PREVIEW: LSU v. Oregon State

When the Oregon State Beavers run out onto the field in Death Valley on Saturday evening, 92,000 LSU fans hungry for victory will be stirred into a rabid frenzy with thoughts of a systematic dismantling at the hands of the 2003 National Champion Tigers running through their minds.

To them, the game is over before the ball has even been kicked off.

To Oregon State, however, the equation is not nearly that simple. They did not fly 2,000 miles to Baton Rouge with the intention of returning home to Corvallis, Ore., empty-handed.

While it is true the Beavers are not in the same league as the Virginia Tech Hokies, the team they replaced at the last minute on LSU's schedule, they are far from being a guaranteed victory for the purple and gold.

The Tigers have had to replace several key components on offense in 2004, following the departure to the NFL of quarterback Matt Mauck, wide receivers Michael Clayton and Devery Henderson, and offensive linemen Stephen Peterman and Rodney Reed.

New quarterback Marcus Randall has not started a game in two years. Skyler Green is the only wide receiver with more than one season worth of experience hauling in passes in Tiger Stadium, and he is slowed by an ankle injury. The offensive line now has a redshirt freshman, Will Arnold, at left guard, and 2003 utility lineman Rudy Niswanger at right guard.

How they will come together as a unit under the glare of the Saturday night lights is a question that can only be answered on the field, and one that Oregon State aims to have a hand in answering.

Seven starters are back for the black and orange defensive unit that ranked seventh in the nation in 2003, giving up a shade over 288 yards per game. When Randall drops back to pass for LSU, he will find veteran end Bill Swancutt (6-4, 260) in his face, armed with his résumé that includes 11 sacks and 17.5 tackles for loss in 2003 alone.

If Tiger tailback Justin Vincent makes a run at the line, he will find sophomore left tackle Ben Siegert (6-4, 266) waiting for him, the 2003 Pac-10 All-Freshman team selection by The Sporting News who was an integral part of an Oregon State front seven that gave up only 2.5 yards per carry last year.

If that is not enough for LSU to deal with, consider the fact that the defensive line is not even the Beavers' strength on the defensive side of the ball – their secondary is.

If Randall hopes to find any rhythm whatsoever with his young receiving corps, he will have to navigate his way through senior free safety Mitch Meeuwsen (6-3, 2045) and sophomore cornerback Brandon Browner (6-2, 202) to do so.

Meeuwsen, holding down the job as defensive quarterback for Oregon State, picked off six passes in 2003 and will enter Tiger Stadium with 14 for his career – one shy of the school record. Browner intercepted six passes of his own last season and is a legitimate All-America candidate one year removed from being named Pac-10 Freshman of the Year.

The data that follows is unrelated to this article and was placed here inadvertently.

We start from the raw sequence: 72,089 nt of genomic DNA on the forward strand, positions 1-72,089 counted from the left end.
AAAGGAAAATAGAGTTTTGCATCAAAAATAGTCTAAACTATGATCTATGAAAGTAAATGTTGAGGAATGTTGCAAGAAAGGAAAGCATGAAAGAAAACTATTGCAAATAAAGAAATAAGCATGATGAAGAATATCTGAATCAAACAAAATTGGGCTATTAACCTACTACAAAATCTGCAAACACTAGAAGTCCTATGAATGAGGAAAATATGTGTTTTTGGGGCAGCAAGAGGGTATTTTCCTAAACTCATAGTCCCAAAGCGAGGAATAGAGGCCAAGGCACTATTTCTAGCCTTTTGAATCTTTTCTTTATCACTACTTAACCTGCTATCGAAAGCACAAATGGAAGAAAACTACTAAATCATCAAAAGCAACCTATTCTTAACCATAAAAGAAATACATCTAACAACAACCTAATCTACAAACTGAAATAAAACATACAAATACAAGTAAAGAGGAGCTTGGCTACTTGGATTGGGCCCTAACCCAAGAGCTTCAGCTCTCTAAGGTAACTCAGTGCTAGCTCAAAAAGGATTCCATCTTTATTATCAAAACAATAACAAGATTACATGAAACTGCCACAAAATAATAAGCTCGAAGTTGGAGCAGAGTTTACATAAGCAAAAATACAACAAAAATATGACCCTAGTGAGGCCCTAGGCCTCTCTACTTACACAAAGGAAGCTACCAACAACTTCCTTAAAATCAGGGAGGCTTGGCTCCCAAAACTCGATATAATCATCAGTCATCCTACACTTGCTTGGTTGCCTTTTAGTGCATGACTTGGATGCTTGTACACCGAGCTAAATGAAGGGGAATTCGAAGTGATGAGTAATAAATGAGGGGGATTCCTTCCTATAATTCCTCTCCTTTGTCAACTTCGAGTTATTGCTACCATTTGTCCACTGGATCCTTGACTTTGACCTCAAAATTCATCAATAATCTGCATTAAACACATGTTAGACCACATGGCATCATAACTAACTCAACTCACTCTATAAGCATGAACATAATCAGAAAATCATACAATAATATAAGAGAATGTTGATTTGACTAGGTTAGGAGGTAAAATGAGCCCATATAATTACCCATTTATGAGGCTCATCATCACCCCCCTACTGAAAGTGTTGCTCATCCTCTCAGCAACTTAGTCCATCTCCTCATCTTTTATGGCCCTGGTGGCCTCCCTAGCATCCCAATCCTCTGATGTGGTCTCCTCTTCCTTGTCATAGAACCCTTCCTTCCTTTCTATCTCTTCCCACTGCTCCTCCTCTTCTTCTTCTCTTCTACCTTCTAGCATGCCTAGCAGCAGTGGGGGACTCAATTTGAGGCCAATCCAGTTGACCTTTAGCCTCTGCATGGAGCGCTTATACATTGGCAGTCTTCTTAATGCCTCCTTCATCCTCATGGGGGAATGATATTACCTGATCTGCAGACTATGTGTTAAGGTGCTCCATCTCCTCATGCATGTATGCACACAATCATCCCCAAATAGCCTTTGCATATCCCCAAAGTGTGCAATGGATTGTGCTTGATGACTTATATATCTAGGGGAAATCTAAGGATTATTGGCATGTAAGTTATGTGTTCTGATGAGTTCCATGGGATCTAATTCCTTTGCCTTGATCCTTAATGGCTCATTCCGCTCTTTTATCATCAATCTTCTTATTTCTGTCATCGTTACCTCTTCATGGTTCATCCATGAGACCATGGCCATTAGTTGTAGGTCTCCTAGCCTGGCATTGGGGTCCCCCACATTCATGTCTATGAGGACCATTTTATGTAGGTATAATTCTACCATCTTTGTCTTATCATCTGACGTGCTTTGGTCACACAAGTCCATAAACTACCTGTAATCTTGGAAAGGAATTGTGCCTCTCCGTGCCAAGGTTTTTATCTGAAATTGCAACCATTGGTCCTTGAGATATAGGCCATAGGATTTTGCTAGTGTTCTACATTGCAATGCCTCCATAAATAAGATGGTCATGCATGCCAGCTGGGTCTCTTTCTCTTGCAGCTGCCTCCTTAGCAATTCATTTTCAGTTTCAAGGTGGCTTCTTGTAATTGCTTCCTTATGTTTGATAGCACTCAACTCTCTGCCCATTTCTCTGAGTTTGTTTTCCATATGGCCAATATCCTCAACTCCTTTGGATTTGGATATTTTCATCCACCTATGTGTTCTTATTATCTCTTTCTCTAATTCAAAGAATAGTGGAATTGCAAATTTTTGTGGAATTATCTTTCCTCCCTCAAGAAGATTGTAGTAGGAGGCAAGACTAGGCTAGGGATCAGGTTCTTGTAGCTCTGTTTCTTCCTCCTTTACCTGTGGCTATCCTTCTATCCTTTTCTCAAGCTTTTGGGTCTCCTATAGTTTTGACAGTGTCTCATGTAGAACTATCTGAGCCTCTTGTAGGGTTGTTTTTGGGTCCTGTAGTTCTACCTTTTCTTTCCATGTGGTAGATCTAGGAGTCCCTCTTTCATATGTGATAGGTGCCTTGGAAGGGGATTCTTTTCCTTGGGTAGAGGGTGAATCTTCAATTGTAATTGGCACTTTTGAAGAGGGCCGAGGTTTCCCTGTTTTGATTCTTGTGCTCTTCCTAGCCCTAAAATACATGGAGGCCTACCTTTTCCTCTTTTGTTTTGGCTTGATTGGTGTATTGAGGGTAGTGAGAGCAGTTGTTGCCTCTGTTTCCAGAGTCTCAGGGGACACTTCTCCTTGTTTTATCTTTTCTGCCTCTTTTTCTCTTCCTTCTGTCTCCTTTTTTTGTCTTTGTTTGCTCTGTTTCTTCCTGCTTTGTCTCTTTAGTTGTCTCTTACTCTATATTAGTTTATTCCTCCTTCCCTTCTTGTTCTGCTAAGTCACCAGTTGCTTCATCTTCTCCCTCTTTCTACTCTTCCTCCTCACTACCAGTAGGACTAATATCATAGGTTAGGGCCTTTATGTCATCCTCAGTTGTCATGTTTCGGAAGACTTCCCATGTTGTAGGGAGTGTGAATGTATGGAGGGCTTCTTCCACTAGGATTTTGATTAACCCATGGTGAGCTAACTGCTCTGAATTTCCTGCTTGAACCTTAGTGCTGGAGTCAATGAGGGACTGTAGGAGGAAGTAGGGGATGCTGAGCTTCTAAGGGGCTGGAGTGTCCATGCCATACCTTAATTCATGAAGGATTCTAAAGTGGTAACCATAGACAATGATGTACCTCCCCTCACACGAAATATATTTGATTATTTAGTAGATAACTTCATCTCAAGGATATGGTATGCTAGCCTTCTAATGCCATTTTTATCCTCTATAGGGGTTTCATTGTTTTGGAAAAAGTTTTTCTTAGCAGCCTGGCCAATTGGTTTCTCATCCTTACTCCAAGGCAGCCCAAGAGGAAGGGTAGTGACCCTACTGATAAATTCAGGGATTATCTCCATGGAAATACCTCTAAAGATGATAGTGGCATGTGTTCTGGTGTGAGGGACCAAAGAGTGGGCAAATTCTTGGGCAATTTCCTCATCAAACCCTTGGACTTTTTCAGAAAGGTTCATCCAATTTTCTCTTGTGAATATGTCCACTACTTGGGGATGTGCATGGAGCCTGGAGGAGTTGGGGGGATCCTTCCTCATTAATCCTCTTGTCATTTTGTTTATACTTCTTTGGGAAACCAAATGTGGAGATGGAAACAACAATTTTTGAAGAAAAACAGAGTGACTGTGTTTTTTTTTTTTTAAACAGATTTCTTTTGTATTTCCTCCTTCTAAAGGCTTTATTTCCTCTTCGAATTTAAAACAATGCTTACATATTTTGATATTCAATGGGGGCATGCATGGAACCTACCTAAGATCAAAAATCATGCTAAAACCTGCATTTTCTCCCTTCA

While the Beavers' defensive capabilities will rightfully claim the majority of the attention in the Pacific Northwest, their offensive unit is not one to be slept on.

Quarterback Derek Anderson (6-6, 240) enters his senior season poised to claim every major passing record in Oregon State history. He became only the second signal caller in Pac-10 history to throw for more than 4,000 yards in 2003 when he threw for 4,058, and he currently has 7,634 passing yards and 50 career touchdown passes to his credit.

The offensive line in front of Anderson is experienced, boasting the services of three seniors, one junior, and a redshirt freshman, and should combine to drastically cut down on the 33 sacks given up a year ago. While keeping LSU's blitzing defenders out of the backfield will be a mammoth challenge, the unit will back themselves to the fullest, knowing all they need to do is keep Marcus Spears and company away from Anderson long enough for him to let the ball go safely.

Just who will be hauling in Anderson's passes is still a mystery that may take a few weeks, but sophomore flanker Mike Hass (6-1, 210) is one of only two returning players with double-digit reception numbers. Hass hauled in 44 passes for 1,013 yards as a redshirt freshman in 2003, and will likely line up opposite either George Gillett, Cole Clausen, or Josh Hawkins – who combined to haul in 18.

Tight end Joe Newton (6-7, 257) was the second Beaver with double-figure receptions, after catching 13 balls last year.

In the backfield, Oregon State needs to replace new St. Louis Ram Steven Jackson if it hopes to improve on its 8-5 record in 2003, and to do so it will turn to senior running back Dwight Wright (5-9, 196). Wright rushed for 350 yards behind Jackson last year, and if the Beavers' want to remain among the top offensive units in the nation, his ability to add balance to the offense could be the key.

In 2003, the Oregon State offense ranked 10th in the nation for total yards per game, sixth in passing offense, and 22nd for scoring. On the other side of the ball, the defense ranked seventh in the nation in yards per game allowed, fourth for rushing defense, sixth for passing efficiency defense, and 10th for interceptions.

How will they fare in 2004? That is a question that will begin to be answered on Saturday evening, and you can guarantee LSU aims to have a hand in answering that one, too.

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